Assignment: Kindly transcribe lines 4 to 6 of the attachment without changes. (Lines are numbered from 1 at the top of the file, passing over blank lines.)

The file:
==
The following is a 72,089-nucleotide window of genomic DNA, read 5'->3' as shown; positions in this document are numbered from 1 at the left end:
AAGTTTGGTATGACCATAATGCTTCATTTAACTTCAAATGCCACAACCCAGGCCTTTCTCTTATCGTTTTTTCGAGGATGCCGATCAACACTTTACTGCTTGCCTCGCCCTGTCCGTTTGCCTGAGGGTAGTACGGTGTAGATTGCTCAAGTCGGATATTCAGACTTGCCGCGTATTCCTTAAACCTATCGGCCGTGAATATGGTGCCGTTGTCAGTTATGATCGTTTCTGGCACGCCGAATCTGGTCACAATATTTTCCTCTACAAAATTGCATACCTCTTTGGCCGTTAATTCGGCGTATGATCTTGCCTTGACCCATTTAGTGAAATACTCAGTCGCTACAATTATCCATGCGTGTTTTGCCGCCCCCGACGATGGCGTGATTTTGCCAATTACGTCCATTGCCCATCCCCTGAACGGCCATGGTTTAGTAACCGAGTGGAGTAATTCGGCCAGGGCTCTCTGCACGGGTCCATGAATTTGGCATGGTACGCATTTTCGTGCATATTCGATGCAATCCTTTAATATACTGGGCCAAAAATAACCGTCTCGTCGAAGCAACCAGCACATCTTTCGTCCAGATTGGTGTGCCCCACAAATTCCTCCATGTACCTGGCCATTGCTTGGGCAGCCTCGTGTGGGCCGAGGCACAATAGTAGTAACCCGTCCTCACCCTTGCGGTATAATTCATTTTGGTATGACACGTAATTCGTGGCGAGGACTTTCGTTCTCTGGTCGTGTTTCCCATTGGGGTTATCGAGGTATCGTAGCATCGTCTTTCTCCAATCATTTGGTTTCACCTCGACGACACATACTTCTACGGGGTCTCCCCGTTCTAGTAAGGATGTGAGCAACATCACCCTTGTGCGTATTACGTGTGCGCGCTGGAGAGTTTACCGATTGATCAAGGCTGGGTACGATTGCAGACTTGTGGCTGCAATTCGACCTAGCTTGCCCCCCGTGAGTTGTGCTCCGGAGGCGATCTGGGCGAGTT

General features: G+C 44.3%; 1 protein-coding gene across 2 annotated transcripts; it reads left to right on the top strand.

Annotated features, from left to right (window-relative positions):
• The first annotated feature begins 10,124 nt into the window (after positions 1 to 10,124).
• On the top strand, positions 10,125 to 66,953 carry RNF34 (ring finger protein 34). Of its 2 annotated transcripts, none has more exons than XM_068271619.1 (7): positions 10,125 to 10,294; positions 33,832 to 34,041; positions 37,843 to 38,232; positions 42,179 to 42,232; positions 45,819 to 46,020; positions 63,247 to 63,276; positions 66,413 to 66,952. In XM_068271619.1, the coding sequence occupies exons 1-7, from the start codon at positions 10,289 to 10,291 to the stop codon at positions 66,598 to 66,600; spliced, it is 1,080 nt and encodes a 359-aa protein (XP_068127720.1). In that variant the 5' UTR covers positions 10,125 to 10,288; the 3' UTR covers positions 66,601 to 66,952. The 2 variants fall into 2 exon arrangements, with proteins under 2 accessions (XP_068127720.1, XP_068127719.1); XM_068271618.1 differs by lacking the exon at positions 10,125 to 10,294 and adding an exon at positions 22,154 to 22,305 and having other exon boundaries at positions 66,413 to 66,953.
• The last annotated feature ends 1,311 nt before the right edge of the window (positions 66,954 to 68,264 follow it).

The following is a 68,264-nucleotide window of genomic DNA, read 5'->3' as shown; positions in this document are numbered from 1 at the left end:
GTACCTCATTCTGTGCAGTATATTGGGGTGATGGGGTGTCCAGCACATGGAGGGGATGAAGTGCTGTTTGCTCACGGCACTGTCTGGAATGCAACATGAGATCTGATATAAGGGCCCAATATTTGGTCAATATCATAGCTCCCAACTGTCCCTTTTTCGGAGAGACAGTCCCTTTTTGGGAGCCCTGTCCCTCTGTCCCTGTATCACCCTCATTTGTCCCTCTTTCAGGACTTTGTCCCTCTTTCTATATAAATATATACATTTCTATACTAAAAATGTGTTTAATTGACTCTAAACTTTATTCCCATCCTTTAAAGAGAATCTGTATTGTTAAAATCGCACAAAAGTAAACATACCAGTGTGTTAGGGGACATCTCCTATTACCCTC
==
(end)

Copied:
Annotated features, from left to right (window-relative positions):
• The first annotated feature begins 10,124 nt into the window (after positions 1 to 10,124).
• On the top strand, positions 10,125 to 66,953 carry RNF34 (ring finger protein 34). Of its 2 annotated transcripts, none has more exons than XM_068271619.1 (7): positions 10,125 to 10,294; positions 33,832 to 34,041; positions 37,843 to 38,232; positions 42,179 to 42,232; positions 45,819 to 46,020; positions 63,247 to 63,276; positions 66,413 to 66,952. In XM_068271619.1, the coding sequence occupies exons 1-7, from the start codon at positions 10,289 to 10,291 to the stop codon at positions 66,598 to 66,600; spliced, it is 1,080 nt and encodes a 359-aa protein (XP_068127720.1). In that variant the 5' UTR covers positions 10,125 to 10,288; the 3' UTR covers positions 66,601 to 66,952. The 2 variants fall into 2 exon arrangements, with proteins under 2 accessions (XP_068127720.1, XP_068127719.1); XM_068271618.1 differs by lacking the exon at positions 10,125 to 10,294 and adding an exon at positions 22,154 to 22,305 and having other exon boundaries at positions 66,413 to 66,953.